July 31, 2008

Nadia Comaneci broke onto the world's stage by breaking the usual workings of the summer Olympics. She achieved the first perfect 10 in Olympic gymnastics history at the 1976 Games in Montreal. As silence fell over the Montreal Forum after the teenage Romanian spun flawlessly around the uneven bars, the scoreboard seemed baffled by the performance. It flashed a 1.00.

"One is not a very good score, so I was like, 'I think something is wrong with the scoreboard," said Comaneci, remembering the event.

The company that manufactured the Olympic gymnastics scoreboards had previously inquired about the possibility that a gymnast may score a 10 -- an extra digit would need to be allotted on the board -- but the International Gymnastics Federation dismissed the worry. Call it poor planning. Comaneci racked up six more perfect scores in the '76 Olympics, and amassed nine medals during her gilded career-- five gold, three silver, one bronze.

She left the competitive gymnastics scene in 1984, but her current lifestyle reveals anything but retirement.

Along with her husband Bart Conner, who won two gold medals at the '84 Olympics, Comaneci travels across the country as a motivational speaker. She also contributes to a number of charities and nonprofit organizations, including the Special Olympics and Muscular Dystrophy Association. She and Conner also help run a gymnastics magazine, production company and equipment outlets.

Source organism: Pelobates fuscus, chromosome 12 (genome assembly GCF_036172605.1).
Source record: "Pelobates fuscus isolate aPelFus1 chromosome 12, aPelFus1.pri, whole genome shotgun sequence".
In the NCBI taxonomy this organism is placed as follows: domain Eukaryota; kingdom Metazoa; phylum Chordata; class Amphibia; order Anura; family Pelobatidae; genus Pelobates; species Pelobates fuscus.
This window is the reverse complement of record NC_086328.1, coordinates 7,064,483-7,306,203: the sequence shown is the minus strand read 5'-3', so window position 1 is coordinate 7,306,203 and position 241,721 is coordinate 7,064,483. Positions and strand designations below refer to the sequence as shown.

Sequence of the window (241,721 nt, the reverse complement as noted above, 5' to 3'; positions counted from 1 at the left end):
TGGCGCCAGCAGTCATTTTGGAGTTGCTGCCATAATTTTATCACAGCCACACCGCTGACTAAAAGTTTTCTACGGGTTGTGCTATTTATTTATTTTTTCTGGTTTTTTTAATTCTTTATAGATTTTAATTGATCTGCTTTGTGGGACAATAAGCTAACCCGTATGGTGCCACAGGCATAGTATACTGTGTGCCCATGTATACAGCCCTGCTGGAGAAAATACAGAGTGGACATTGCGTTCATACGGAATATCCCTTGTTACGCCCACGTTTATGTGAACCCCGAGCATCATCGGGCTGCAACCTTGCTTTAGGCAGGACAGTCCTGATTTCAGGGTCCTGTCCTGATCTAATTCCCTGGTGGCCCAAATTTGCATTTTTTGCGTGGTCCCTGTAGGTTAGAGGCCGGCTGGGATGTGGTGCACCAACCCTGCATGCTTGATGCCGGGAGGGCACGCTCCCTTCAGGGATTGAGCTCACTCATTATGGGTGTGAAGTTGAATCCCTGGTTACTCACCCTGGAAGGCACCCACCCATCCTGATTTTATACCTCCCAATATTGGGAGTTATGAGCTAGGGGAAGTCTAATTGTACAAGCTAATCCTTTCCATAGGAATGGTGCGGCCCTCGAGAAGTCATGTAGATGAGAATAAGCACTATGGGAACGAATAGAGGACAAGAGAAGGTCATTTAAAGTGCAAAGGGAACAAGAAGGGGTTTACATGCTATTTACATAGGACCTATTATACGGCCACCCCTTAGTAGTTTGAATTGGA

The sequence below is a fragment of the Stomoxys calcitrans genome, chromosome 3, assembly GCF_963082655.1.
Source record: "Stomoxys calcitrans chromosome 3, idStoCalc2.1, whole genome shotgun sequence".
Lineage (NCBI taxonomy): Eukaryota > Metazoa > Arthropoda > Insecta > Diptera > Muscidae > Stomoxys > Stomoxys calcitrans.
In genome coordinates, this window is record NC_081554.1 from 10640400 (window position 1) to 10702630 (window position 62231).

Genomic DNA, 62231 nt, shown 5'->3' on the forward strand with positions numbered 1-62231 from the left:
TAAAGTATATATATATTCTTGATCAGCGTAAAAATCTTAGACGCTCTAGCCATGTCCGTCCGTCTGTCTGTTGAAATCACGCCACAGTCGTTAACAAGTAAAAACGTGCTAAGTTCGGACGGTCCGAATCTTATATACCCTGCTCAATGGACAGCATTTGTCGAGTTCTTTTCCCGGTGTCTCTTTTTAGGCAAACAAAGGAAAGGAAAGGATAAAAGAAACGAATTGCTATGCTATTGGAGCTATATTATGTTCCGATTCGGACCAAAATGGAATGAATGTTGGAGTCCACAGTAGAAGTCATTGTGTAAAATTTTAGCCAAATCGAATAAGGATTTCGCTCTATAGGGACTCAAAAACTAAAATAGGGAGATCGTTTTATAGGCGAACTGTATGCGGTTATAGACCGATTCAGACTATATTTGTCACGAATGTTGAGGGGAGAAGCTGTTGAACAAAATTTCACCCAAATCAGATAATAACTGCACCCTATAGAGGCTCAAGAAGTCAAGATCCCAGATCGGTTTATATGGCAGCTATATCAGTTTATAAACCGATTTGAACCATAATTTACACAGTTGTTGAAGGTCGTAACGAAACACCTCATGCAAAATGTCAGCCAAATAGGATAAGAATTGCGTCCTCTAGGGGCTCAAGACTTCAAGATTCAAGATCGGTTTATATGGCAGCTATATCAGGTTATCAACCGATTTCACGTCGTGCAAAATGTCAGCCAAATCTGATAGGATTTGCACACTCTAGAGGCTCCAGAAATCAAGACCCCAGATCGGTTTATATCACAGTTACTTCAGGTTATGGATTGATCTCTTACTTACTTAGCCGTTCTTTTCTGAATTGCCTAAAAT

Earlier this year Comaneci appeared on the Donald Trump reality show, Celebrity Apprentice. Alas, she was fired. "It wasn't really my forté because I realized, to survive in the show, you had to be really mean to each other," she said. "I couldn't do that. So, I got kicked out. I would love to be in Dancing With the Stars. I've watched all the seasons and I was even at the taping of the semifinal last season."

In 2003, Comaneci published Letters to a Young Gymnast -- 176 pages of responses to the floods of fan mail she received on a daily basis. "I thought it would be a good idea to put together most of the questions I get all the time and kind of make it like a conversational book with all the gymnasts out there," she said. "I got questions like, 'How do you get over the fear of trying something on the beam?' As I answered them, it became kind of an autobiography."

Her greatest joy these days is 19-month-old son, Dylan Conner, who is no stranger to the Bart Conner Gymnastics Academy, a 17,000-square-foot gymnastics center in Oklahoma.

"He's only beginning to hang on the bars and jump on the trampoline," Comaneci says. "He's got the genes, but who knows? He may decide to do something like extreme sports."

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